Mario Andreacchio’s exploitation gem “Fair Game” makes a grand Blu-ray debut onto Umbrella Entertainment’s Ozploitation Classics collection line. Penned by screenwriter Rob George and headlined by the Brisbane beauty Cassandra Delaney, “Fair Game” is a lavishly brutal film about one isolated woman’s plight to righteously defend what’s hers at any cost against a blitzkrieg of assaults from three nasty, but very different, personalities. What’s utterly fantastic about Andreacchio’s film is the cinematography from the late “The Lord of the Rings: The Fellowship of the Ring” Oscar winner Andrew Lesnie. Lesnie, who worked on “Dark Age” that was also released on Blu-ray by Umbrella Entertainment, had a knack for vast landscapes and the director of photography made the already arid outback seem physically monstrous, especially during long shots of Cassandra Delaney running for her life through rocky, dusty terrain. There’s a stark contrast between his day approach and his night scenes that air a soft blue and white glow on the backdrop horizon, a familiar motif typically showcased in horror films, that immensely deepens the chase and stylizes the visual ambiance.
Cassandra Delaney stars as sanctuary overseer Jessica. The demanding role pits Delaney against the terrain elements as well as the three poachers in David Sanford, Garry Who, and Peter Ford as Sunny the trio’s relentless leader. Whereas Jessica’s as pure as they come, being an animal savior and contributor to the community with Delaney selling that to the fullest extent even when she’s pissed off and being a stoic like Sarah Connor, the antagonist are about as rotten as festering, worm-riddled apple with each actor portraying a very different type of character. David Sanford’s Ringo is an acrobatic young man with a punk rock look and attitude overlaying his athletic tone, marking him the versatile go-getter. Garry Who’s Sparks is a potbelly grease monkey and as the lone designated pit crew of his posse, Who enables the slightest probably of being the most sensible of the three thugs but still meager and mean when pushed by Ringo and Sunny. Sunny denotes himself the pit boss, an elite outback tracker with narcissistic tendencies in believing he’s invincible, and Ford’s hard nose and stern take on Sunny is pinpoint precision at it’s deadliest.
To be all fair about “Fair Game” reasonability, the big question that surfaces after viewing the film is who is the most certifiable between Jessica and Sunny’s gang of hoodlums. The answer to that riddle is ultimately Jessica. Though that might seem like a radical answer, Jessica is, by far, the craziest person with a severe death wish. Whenever Jessica retaliates against the poachers, the three inevitably response with something much worse. Here are some examples: Jessica dumps flour onto Ringo’s face and slaps a vegetarian bumper sticker on their truck that causes the ruffians to quietly invade her compound and take pictures of her while she sleeps naked, Jessica causes a small avalanche to temporarily trap them in a small cave and Sunny’s hoodlums respond by shooting her horse dead, and Jessica welds their assault rifles together in a heap of twisted metal and the poachers tie her half naked body to the hood of their truck and drive around until she passes out. The spat between them overwhelming seemed one sided, as Sunny as his hounds play with their live food before biting down hard to snap it’s neck, but made for kickass exploitation that echos genre classics such as “I Spit On Your Grave.”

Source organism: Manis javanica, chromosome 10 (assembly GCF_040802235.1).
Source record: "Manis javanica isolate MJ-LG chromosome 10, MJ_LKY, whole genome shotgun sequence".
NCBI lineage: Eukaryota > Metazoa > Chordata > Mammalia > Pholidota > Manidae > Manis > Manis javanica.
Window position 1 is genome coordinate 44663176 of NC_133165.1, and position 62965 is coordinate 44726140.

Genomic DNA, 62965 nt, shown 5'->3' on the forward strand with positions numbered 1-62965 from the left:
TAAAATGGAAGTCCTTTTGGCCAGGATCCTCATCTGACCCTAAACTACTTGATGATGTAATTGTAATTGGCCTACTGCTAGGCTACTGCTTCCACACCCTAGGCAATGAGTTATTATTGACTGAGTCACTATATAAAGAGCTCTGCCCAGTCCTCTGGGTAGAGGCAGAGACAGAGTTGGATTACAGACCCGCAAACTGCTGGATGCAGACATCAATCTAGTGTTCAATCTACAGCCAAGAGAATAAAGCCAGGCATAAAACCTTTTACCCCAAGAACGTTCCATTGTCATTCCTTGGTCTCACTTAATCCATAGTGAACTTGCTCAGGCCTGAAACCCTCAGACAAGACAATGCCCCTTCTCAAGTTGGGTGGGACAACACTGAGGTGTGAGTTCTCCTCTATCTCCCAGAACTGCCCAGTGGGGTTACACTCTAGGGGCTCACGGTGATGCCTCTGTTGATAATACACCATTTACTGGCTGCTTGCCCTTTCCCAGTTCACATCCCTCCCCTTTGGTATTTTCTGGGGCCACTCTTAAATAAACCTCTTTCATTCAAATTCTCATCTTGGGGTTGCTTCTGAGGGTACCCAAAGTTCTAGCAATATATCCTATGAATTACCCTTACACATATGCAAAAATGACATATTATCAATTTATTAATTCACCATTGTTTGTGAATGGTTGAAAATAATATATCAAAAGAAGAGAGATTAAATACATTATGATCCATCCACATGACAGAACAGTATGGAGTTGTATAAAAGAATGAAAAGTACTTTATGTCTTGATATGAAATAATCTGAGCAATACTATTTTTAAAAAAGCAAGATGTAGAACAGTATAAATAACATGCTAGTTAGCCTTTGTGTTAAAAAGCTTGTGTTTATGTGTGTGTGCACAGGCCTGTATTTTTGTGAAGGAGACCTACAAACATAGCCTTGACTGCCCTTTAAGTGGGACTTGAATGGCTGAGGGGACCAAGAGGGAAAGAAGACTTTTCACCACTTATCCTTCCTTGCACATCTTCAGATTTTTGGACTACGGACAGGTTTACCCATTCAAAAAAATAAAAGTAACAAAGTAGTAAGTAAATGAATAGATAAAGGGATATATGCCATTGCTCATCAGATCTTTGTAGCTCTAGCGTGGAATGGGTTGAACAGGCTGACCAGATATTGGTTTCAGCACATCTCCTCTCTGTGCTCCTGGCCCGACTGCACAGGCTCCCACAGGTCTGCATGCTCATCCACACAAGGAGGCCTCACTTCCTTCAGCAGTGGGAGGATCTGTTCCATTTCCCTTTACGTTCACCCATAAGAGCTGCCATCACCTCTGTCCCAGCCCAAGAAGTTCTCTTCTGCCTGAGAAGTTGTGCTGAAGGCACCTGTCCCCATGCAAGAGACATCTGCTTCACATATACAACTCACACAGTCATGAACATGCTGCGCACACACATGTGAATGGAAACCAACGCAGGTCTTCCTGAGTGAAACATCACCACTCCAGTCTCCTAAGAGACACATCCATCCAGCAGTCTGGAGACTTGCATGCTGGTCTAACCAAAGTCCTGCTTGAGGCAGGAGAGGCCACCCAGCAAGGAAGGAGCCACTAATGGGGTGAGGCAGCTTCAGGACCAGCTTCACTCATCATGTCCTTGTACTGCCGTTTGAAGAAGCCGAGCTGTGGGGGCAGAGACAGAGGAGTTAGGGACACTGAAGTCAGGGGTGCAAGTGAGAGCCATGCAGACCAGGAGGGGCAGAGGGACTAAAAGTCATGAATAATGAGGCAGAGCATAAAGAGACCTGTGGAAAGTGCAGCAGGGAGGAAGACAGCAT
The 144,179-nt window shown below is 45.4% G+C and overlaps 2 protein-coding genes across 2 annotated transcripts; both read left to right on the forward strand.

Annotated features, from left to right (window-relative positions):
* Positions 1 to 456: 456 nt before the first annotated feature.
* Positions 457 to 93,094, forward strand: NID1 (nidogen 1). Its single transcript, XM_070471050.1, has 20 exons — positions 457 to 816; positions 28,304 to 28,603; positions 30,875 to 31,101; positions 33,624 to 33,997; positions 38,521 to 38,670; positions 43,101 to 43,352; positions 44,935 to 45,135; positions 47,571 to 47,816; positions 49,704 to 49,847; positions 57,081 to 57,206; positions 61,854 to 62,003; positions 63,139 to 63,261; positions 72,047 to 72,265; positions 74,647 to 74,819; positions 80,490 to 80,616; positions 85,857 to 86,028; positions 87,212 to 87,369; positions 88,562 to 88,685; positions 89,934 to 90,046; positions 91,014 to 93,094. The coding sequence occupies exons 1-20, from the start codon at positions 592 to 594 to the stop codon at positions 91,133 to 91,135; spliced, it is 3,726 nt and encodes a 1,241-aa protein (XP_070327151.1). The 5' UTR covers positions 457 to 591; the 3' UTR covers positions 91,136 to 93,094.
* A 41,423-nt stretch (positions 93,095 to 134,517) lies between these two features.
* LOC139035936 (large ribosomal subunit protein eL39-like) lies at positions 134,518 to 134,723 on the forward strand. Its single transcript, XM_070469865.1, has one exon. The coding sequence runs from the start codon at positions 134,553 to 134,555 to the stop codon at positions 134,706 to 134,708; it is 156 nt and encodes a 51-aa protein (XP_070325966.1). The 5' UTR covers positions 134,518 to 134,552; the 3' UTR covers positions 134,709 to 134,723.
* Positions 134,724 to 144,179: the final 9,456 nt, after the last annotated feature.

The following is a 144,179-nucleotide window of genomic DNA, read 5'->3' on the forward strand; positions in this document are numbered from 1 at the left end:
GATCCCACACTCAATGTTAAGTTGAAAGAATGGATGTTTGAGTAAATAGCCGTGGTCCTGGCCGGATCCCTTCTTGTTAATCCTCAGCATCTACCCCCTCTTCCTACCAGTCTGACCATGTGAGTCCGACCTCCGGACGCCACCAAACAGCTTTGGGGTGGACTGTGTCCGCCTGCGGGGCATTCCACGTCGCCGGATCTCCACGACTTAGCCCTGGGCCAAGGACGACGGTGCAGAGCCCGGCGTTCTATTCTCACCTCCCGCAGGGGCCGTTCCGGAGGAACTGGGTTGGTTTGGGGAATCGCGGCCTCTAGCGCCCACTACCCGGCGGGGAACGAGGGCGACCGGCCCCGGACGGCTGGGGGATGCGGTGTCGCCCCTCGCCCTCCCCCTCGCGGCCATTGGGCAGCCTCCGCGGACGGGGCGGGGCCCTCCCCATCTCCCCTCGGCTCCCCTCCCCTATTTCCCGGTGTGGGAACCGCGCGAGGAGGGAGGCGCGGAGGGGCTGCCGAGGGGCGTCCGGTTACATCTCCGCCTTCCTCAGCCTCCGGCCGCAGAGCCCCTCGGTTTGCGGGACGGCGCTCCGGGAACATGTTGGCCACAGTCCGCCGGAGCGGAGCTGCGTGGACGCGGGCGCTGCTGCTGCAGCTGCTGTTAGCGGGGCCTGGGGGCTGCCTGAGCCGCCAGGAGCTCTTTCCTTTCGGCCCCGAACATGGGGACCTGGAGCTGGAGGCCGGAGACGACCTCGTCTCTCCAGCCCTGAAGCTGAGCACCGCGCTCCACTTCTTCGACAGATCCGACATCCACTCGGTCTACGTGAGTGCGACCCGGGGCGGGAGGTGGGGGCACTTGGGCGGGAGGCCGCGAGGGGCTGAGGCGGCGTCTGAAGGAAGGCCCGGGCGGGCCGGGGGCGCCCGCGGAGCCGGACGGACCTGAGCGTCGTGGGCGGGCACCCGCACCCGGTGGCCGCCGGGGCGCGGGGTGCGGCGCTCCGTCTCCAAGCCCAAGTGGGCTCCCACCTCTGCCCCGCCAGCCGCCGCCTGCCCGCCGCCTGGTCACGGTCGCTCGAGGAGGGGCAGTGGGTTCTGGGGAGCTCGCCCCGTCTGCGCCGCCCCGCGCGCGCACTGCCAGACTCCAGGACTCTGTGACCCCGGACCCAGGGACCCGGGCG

Umbrella Entertainment releases 1986’s “Fair Game” onto high definition, 1080p Blu-ray with an all new transfer from a newly restored 2k master. Presented with a widescreen aspect ratio of 1.85:1, the transfer looks impeccable. The palette coloring isn’t vivid, but not surprising since the film is set in the arid outback with nothing but brown on top of brown or yellow on top of brown; however skin tones and the fine details are evidently splendid in Andrew Lesnie’s mise-en-scenes. There’s expected noise through out with some minor vertical scratches, especially earlier in some day time sequences and in the longer shots, but the restored transfer bares a cleaner and fresher take on the 30 year old plus film. The English 2.0 DTS-HD Master Audio track is a lossless transfer that reinvigorates the menacing aspects of the back-and-forth contest, an example would be the monster-like, if not personified, truck that rumbles and roars when trekking and chasing across the outback. Also enhance is the soundtrack that’s a concussed epiphany of acute and rough synthesized and blunt off key tones and melodies meshed together to form a mesmerizing score from composer Ashley Irwin. The release also contains a slew of special features including audio commentary by director Mario Andreacchio and screenwriter Rob George, an extended interview with Cassandra Delaney, a segment about “Fair Game’s” set location, A couple of local TV spots from 1985, a behind the scenes with Dean Bennett, the theatrical trailer, image gallery of still scenes and rare production and promotional materials, an animated storyboard, and five of Mario Andreachio’s short films. Whew. Talk about your full loaded package. “Fair Game” is the epitome of ozploitation with lucrative degenerate characters and a fair amount of gratuitous nudity that goes without being overly sleazy and downright violent like most collaborators in the subgenre. Packed with vicious machinery and a wicked sense of mind games, “Fair Game,” hands down, one of the best in the world of Australian cult cinema.